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Trying to Quit for Decades

Beating addiction has never been easy.

By Anita Slomski // Fall 2006
The American Temperance Society

Granger Collection, New York


Surgeon Benjamin Rush articulates the concept of alcoholism as a disease in a pamphlet, “An Inquiry into the Effects of Ardent Spirits upon the Human Body and Mind.” Rush’s remedy: “Taste not, handle not, touch not.”


The American Temperance Society is founded in Boston. Within 10 years, 1.5 million people pledge to abstain from alcohol.


Freud begins prescribing injections of cocaine, which he describes as a “magical drug,” to patients suffering from pain and depression.


American physicians Arthur Light and Edward Torrance try, and fail, to identify physiological reasons for the withdrawal pains morphine addicts experience.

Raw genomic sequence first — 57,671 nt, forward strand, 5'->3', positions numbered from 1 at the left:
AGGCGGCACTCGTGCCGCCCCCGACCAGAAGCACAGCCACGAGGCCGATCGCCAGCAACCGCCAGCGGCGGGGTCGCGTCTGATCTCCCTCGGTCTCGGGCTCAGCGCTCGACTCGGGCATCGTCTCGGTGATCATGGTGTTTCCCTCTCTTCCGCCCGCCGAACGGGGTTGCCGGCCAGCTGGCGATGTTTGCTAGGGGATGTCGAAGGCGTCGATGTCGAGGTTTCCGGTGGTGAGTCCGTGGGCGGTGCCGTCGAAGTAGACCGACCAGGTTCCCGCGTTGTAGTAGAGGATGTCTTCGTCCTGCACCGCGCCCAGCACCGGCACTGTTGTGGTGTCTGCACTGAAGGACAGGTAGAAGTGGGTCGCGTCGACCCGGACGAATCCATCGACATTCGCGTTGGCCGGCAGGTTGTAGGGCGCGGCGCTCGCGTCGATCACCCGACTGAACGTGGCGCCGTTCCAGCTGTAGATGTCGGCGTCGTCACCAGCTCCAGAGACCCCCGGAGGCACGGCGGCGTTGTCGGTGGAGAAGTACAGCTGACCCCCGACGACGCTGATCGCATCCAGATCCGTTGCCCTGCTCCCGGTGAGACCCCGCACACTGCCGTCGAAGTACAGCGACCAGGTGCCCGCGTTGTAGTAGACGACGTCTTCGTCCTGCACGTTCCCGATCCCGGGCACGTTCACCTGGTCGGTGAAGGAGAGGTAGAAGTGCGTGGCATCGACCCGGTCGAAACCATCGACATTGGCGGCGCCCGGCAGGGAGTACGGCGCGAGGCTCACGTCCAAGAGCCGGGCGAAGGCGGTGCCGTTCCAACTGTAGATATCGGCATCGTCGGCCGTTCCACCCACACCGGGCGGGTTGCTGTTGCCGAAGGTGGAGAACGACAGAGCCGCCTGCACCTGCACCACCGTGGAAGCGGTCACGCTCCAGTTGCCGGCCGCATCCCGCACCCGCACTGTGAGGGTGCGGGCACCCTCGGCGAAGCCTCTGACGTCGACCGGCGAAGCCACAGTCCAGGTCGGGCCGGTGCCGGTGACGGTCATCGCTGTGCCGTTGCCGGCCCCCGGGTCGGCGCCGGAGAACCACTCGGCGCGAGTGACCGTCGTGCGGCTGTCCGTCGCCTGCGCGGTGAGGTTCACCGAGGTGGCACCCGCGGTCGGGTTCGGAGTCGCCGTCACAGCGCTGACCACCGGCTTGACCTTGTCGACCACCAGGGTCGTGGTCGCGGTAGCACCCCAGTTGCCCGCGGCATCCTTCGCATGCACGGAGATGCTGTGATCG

Akron surgeon Bob Smith and New York stockbroker Bill Wilson, both alcoholics, found Alcoholics Anonymous in Akron, Ohio.


Methadone is introduced to the United States as an analgesic, but doctors quickly tap into its potential as a treatment for heroin addiction.


The number of illicit U.S. drug users peaks at 25 million, according to the National Household Survey on Drug Abuse.


Researchers at King’s College in London find that people with a specific genetic variation in their dopamine transporters are 50% more likely to become cocaine addicts.


The FDA approves an anti-addiction drug for smokers, Chantix (varenicline). The pill partially stimulates nicotine receptors to ease withdrawal symptom.


The Addicted Brain


Addiction significantly alters the brain, drawing drug users into its irresistible chemistry. Treatment, then, can’t just block the high.

The Unlikeliest Addicts

Some patients who take dopamine-boosting drugs to alleviate Parkinson’s symptoms exhibit behavior more fitting for drug addicts. Learning why could help doctors better understand addiction.

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